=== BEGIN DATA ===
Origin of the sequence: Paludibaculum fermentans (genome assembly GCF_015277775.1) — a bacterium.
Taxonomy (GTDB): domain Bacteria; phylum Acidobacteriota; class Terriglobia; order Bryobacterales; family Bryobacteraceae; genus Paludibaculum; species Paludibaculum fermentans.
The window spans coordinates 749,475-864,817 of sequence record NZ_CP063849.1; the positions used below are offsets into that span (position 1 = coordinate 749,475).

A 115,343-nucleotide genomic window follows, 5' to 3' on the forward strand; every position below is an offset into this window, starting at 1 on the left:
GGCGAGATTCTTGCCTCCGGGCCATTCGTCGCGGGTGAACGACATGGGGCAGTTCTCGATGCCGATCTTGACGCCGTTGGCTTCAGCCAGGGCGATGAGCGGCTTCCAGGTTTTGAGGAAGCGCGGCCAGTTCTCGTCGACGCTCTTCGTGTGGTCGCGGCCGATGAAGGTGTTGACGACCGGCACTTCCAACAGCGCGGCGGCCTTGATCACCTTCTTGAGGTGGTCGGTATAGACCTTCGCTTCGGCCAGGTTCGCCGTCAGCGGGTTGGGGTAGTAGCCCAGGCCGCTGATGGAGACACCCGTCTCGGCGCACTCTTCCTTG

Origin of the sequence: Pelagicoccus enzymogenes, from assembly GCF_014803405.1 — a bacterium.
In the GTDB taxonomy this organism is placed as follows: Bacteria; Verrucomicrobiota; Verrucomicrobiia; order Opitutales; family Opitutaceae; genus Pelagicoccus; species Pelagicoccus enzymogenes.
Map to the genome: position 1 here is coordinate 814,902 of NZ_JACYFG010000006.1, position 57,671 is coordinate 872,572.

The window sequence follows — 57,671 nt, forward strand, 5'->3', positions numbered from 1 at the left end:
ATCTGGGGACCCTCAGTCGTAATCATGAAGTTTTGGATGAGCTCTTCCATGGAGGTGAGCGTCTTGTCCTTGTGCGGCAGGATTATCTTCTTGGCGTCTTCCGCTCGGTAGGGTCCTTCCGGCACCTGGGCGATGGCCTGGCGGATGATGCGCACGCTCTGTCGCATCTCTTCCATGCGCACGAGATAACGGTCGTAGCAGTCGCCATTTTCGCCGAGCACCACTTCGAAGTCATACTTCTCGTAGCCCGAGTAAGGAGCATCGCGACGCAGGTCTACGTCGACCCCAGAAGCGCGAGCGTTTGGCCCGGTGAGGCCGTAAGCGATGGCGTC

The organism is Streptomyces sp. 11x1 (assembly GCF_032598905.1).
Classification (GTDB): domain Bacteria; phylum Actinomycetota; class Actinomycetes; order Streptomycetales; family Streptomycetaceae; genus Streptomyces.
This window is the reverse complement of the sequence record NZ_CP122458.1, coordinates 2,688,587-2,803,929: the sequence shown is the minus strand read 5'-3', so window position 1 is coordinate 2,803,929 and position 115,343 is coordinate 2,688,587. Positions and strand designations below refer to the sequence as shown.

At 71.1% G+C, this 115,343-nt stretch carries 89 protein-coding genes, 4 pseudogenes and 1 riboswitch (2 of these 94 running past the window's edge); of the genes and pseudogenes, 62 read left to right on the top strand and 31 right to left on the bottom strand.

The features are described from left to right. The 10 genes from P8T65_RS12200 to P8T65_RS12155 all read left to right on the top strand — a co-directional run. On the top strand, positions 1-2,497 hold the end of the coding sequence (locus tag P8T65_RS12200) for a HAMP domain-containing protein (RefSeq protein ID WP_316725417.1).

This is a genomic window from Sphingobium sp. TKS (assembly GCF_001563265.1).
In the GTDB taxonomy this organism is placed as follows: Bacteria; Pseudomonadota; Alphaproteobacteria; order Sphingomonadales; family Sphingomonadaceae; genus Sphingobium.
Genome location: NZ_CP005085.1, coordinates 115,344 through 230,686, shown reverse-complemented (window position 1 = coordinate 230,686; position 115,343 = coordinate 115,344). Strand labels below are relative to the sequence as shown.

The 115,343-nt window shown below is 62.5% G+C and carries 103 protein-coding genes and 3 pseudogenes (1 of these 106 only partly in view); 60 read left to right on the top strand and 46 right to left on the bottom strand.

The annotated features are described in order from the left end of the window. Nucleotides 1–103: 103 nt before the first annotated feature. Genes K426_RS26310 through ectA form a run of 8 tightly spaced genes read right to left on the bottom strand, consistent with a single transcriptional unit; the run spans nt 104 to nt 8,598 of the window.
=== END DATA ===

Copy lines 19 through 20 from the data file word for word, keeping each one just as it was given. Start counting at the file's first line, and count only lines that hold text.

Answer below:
The 115,343-nt window shown below is 62.5% G+C and carries 103 protein-coding genes and 3 pseudogenes (1 of these 106 only partly in view); 60 read left to right on the top strand and 46 right to left on the bottom strand.

The annotated features are described in order from the left end of the window. Nucleotides 1–103: 103 nt before the first annotated feature. Genes K426_RS26310 through ectA form a run of 8 tightly spaced genes read right to left on the bottom strand, consistent with a single transcriptional unit; the run spans nt 104 to nt 8,598 of the window.